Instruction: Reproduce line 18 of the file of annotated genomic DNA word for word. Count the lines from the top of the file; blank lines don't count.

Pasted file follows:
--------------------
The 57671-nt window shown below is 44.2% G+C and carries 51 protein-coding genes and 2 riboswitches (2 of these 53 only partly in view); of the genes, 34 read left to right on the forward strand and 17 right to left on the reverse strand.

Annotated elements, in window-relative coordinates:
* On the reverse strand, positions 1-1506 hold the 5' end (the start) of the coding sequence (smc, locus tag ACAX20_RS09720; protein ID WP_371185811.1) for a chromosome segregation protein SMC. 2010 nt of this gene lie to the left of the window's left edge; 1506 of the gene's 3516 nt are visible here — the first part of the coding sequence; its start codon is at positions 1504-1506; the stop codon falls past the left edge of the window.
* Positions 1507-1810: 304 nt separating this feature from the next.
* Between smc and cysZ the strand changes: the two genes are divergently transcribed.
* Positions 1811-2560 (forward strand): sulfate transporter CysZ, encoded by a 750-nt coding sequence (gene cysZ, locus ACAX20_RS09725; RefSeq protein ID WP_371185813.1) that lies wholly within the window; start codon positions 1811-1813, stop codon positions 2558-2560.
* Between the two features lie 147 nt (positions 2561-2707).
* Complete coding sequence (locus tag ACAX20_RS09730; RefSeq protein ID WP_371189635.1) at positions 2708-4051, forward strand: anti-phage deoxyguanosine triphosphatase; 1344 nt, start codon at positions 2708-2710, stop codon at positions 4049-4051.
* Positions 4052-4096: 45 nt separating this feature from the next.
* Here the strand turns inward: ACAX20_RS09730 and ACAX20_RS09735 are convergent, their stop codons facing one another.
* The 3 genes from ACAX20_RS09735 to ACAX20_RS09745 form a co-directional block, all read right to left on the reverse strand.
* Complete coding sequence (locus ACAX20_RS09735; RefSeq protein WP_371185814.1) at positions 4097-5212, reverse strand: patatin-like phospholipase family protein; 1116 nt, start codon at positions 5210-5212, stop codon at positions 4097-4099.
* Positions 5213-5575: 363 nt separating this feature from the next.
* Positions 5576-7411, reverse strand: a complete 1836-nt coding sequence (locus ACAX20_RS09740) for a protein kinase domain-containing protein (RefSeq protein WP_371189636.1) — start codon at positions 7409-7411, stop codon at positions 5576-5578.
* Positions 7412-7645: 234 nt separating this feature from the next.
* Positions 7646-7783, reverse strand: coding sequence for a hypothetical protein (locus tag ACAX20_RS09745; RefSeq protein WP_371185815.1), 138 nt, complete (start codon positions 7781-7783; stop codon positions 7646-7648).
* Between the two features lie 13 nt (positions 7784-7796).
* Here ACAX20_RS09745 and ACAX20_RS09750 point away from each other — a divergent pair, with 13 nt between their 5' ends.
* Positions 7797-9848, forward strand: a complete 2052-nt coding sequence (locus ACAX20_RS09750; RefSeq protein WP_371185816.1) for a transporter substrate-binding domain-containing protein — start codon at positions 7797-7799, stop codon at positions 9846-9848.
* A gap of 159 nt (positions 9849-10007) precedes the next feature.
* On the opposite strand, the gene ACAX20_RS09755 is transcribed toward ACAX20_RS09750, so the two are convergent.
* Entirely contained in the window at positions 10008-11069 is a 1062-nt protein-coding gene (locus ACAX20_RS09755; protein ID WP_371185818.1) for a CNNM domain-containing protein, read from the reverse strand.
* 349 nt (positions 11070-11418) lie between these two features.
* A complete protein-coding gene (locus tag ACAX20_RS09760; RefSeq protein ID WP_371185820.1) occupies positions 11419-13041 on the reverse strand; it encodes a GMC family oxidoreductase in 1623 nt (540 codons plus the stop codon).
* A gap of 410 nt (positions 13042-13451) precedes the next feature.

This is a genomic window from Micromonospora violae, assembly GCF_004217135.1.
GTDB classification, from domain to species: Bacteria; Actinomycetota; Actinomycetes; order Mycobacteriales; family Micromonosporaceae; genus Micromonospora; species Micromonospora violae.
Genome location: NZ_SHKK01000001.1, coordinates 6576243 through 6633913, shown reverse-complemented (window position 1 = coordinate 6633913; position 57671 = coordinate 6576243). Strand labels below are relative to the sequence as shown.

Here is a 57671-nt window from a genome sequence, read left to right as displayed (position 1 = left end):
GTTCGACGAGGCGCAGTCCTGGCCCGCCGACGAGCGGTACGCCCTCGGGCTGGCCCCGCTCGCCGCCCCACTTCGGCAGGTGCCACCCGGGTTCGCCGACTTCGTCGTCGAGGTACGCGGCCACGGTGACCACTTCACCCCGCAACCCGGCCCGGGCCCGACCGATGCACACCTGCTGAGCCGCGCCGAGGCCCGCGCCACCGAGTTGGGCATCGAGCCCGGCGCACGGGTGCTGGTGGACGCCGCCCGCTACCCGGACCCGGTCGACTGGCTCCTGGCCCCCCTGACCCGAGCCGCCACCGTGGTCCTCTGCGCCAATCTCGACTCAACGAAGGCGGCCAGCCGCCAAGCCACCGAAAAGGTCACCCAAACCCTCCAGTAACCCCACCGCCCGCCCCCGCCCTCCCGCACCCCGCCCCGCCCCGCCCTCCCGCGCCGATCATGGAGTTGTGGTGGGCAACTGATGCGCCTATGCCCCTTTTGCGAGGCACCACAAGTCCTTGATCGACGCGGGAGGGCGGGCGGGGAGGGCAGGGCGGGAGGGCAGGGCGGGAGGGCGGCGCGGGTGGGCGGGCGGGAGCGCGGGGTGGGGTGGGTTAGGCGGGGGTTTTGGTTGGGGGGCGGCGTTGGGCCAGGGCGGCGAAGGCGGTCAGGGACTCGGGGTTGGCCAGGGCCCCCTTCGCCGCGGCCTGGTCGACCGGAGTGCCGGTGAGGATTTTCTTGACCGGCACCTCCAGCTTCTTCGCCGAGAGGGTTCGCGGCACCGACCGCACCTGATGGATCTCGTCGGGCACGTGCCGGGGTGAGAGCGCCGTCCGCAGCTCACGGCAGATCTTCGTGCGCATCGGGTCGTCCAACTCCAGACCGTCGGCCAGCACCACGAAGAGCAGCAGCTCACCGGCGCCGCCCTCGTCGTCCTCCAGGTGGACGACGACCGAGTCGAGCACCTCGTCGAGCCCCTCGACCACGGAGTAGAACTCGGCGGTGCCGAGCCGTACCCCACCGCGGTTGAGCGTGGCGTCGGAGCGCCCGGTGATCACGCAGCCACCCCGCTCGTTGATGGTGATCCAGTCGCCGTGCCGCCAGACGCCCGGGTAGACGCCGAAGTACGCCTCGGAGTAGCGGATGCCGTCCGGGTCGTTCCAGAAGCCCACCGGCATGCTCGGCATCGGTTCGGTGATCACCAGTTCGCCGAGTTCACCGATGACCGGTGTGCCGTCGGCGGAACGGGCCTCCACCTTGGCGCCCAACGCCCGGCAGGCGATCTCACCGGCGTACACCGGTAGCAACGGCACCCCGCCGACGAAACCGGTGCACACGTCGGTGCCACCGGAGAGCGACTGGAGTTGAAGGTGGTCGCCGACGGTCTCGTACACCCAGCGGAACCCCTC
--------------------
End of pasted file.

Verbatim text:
* Here ACAX20_RS09745 and ACAX20_RS09750 point away from each other — a divergent pair, with 13 nt between their 5' ends.